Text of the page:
As of late he’s been doing physical games, with architect Nathalie Pozzi, so when I got the email from him about doing something together for the yet to debut Babycastles Manhattan space, I immediately envisioned something along the lines of their previous collaborations (most notably Sixteen Tons, which I had played already at NYU and which was making waves across the game design spectrum). Something similar in the sense that I was also interested in a non-digital game, one that was very much pristine, almost regal. Basically the opposite of anything Babycastles and myself have presented. Funny enough, I’d also discover after all and said and done that the end result was something that Eric had wanted to do for many years as well, since it tapped into his love for board games?
Much like for ATTRACT MODE X BABYCASTLES, set-up time was virtually nonexistent. The real issue in this particular case, and why I had even less time to properly promote than that one, was how Thanksgiving weekend immediately preceded set-up, which created several complications related to available resources, or the lack thereof to be specific. I personally could not be on-hand to oversea and lend a hand as much as I had wanted or hoped due to a situation at my daytime gig at that time, which was frustrating to say the least. In the end, it was just Eric and Nathalie, prepping the space almost single-handed, along with help from Rachel Morris, the game’s graphic designer, plus a small assortment of students from Eric’s NYU class.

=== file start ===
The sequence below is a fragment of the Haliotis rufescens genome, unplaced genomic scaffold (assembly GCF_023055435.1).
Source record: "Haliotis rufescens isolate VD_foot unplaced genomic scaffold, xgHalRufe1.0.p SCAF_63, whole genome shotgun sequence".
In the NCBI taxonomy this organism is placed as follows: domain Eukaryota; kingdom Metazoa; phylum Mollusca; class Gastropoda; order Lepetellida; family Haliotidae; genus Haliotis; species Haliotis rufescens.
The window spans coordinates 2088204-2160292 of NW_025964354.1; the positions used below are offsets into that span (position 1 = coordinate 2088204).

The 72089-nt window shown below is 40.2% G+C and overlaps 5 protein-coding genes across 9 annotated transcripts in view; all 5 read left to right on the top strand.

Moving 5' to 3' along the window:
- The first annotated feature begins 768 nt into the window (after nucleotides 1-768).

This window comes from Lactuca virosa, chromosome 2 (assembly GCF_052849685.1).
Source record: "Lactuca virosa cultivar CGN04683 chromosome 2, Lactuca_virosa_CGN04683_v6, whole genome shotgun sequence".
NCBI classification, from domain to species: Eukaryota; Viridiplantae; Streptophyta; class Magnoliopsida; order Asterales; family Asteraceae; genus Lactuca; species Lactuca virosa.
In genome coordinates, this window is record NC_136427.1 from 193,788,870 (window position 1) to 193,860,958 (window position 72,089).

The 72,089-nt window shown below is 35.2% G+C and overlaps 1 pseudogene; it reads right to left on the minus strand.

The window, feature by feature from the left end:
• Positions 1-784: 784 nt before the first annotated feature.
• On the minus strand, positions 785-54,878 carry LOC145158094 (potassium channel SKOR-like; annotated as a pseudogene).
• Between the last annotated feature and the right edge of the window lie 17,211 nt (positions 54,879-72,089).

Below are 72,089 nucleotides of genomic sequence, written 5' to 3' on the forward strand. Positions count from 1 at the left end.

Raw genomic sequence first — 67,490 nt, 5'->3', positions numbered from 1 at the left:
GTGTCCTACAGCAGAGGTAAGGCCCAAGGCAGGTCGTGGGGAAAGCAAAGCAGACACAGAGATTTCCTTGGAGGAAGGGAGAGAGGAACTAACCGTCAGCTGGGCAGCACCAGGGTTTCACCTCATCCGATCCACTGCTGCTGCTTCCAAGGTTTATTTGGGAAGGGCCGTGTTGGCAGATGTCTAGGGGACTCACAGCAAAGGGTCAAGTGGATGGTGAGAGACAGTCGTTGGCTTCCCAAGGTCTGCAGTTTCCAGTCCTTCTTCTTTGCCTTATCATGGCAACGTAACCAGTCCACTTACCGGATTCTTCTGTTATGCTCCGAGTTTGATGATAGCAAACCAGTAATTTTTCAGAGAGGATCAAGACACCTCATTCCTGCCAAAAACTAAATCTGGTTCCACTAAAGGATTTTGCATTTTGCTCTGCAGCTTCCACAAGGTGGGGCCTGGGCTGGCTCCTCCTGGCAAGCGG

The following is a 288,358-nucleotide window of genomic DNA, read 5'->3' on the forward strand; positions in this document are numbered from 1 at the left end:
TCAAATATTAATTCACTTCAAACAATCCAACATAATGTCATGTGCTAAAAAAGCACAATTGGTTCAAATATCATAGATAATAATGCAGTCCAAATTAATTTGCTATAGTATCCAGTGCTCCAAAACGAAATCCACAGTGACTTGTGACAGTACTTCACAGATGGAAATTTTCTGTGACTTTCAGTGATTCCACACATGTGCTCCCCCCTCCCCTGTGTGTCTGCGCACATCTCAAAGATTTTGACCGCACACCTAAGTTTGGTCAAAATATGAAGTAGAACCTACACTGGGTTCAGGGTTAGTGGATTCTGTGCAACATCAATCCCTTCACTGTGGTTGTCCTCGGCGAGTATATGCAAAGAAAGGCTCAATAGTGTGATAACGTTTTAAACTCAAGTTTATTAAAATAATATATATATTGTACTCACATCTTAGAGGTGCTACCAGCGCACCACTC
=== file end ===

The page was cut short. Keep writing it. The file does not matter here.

I’ll be completely honest; as excited as I was about the idea of a gigantic board game involving boards from other board games, I was still worried about how it would ultimately be received. Once again, it’s like nothing Babycastles had ever presented, so it therefore impossible to predict how the Babycastles/Showpaper regulars, never-mind the general public, would react to something so foreign. The venue itself was a cause for concern; much like a traditional arcade, it can get very noisy, but when you also factor in all the live shows that also take place at the space? one can somewhat play a video game amongst such distractions, just pick up a controller and hit all the buttons to hope for the best. But a board game, which requires far more concentration, along with the need to communicate with each other? The fact that one can mess around with a game for a few seconds here and there, whereas a board game needs serious commitment.